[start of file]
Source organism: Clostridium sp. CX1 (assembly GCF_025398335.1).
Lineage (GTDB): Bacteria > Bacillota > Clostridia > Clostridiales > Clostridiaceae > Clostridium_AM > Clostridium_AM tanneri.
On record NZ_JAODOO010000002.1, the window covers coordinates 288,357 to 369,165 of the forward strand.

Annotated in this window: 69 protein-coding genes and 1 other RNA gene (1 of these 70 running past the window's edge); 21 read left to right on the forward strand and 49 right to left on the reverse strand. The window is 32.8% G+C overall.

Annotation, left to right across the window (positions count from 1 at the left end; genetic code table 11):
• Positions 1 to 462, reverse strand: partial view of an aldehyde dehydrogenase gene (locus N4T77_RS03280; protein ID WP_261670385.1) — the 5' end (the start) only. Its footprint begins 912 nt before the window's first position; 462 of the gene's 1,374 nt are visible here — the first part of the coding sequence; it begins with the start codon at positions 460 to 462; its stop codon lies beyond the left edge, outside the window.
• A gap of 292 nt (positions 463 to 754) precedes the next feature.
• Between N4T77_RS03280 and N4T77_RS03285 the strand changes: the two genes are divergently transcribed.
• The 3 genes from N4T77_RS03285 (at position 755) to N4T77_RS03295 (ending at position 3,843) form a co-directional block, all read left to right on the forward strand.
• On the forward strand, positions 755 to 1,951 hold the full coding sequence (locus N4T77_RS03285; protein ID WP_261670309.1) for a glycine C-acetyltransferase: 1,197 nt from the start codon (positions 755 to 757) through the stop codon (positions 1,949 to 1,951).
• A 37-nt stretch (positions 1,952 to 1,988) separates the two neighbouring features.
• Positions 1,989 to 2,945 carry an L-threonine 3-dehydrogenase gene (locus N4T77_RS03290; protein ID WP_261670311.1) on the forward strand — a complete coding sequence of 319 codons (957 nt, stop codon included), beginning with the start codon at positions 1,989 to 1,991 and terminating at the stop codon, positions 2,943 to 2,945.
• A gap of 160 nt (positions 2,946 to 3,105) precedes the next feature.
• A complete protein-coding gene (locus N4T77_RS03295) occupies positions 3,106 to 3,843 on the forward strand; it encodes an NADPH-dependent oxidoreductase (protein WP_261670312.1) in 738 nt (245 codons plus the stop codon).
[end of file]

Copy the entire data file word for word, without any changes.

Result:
Source organism: Clostridium sp. CX1 (assembly GCF_025398335.1).
Lineage (GTDB): Bacteria > Bacillota > Clostridia > Clostridiales > Clostridiaceae > Clostridium_AM > Clostridium_AM tanneri.
On record NZ_JAODOO010000002.1, the window covers coordinates 288,357 to 369,165 of the forward strand.

Annotated in this window: 69 protein-coding genes and 1 other RNA gene (1 of these 70 running past the window's edge); 21 read left to right on the forward strand and 49 right to left on the reverse strand. The window is 32.8% G+C overall.

Annotation, left to right across the window (positions count from 1 at the left end; genetic code table 11):
• Positions 1 to 462, reverse strand: partial view of an aldehyde dehydrogenase gene (locus N4T77_RS03280; protein ID WP_261670385.1) — the 5' end (the start) only. Its footprint begins 912 nt before the window's first position; 462 of the gene's 1,374 nt are visible here — the first part of the coding sequence; it begins with the start codon at positions 460 to 462; its stop codon lies beyond the left edge, outside the window.
• A gap of 292 nt (positions 463 to 754) precedes the next feature.
• Between N4T77_RS03280 and N4T77_RS03285 the strand changes: the two genes are divergently transcribed.
• The 3 genes from N4T77_RS03285 (at position 755) to N4T77_RS03295 (ending at position 3,843) form a co-directional block, all read left to right on the forward strand.
• On the forward strand, positions 755 to 1,951 hold the full coding sequence (locus N4T77_RS03285; protein ID WP_261670309.1) for a glycine C-acetyltransferase: 1,197 nt from the start codon (positions 755 to 757) through the stop codon (positions 1,949 to 1,951).
• A 37-nt stretch (positions 1,952 to 1,988) separates the two neighbouring features.
• Positions 1,989 to 2,945 carry an L-threonine 3-dehydrogenase gene (locus N4T77_RS03290; protein ID WP_261670311.1) on the forward strand — a complete coding sequence of 319 codons (957 nt, stop codon included), beginning with the start codon at positions 1,989 to 1,991 and terminating at the stop codon, positions 2,943 to 2,945.
• A gap of 160 nt (positions 2,946 to 3,105) precedes the next feature.
• A complete protein-coding gene (locus N4T77_RS03295) occupies positions 3,106 to 3,843 on the forward strand; it encodes an NADPH-dependent oxidoreductase (protein WP_261670312.1) in 738 nt (245 codons plus the stop codon).